Bernoulli's principle states that in fluid flow, an increase in velocity occurs simultaneously with decrease in pressure. The students will discover that the faster air moves (air acting as a fluid), the lower the pressure beccomes within that air flow. They will see this effect blowing between two...
Grade Level   7 8 9 10 11 12
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14
Demonstrate that AM radio signals can travel many 1000's of miles at night. The student will listen to as many radio stations as possible obtaining the call signs and places of origin during the evening (after sunset) hours.
Grade Level   7 8 9 10 11 12
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15
In this activity you will measure changing weather conditions prior to, during, and after a storm.
Grade Level   6 7 8 9 10 11 12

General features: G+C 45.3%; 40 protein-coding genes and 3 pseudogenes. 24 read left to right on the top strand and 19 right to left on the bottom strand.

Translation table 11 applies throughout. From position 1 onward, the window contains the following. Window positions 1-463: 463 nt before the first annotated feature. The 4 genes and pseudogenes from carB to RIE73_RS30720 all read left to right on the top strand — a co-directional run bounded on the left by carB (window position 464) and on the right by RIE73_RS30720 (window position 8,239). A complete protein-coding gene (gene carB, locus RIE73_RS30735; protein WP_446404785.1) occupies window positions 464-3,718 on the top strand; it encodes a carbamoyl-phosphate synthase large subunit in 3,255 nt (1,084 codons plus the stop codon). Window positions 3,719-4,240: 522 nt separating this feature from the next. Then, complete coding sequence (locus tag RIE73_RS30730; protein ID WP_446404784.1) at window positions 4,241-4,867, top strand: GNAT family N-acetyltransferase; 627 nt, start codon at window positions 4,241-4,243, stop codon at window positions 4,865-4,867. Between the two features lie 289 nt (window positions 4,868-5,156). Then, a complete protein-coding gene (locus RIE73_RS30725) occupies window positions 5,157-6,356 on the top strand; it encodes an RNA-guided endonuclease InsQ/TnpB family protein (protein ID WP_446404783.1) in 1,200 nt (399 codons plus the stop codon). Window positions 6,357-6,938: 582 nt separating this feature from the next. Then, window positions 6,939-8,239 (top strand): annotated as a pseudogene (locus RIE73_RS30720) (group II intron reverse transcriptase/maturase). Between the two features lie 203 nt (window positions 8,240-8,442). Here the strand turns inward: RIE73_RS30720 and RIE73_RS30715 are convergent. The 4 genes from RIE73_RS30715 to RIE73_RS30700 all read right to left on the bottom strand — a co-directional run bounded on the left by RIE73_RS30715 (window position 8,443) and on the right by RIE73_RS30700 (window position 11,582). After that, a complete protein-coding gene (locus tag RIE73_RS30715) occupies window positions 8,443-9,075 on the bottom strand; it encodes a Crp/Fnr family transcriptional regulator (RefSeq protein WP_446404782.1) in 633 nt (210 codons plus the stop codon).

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16
The purpose of this experiment is to observe fog formation.
Grade Level   K 1 2 3 4 5 6 7 8 9 10 11 12
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17
A kid-friendly online portal to learn about different atmospheric phenomena, like the water cycle, severe weather, rainbows and clouds, and more.
Grade Level   K 1 2 3 4 5 6 7 8
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18
The UCAR Center for Science Education has a small (but growing!) collection of games related to weather, climate, atmospheric science and space weather education. The Center also has a modest collection of interactives and simulations related to atmospheric science topics.
Grade Level   K 1 2 3 4 5 6 7 8 9 10 11 12
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19
Students can study the air currents within their classroom to examine how wind and ocean currents distribute particles through different environments.
Grade Level   2 3 4 5 6 7 8 9 10 11 12
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20
Students use prior knowledge, a photo gallery, and a video to discuss what they already know about extreme weather on Earth and brainstorm and categorize a list of weather-related words and phrases. Then they identify the necessary conditions for weather events to occur, and the factors that affect...
Grade Level   6 7 8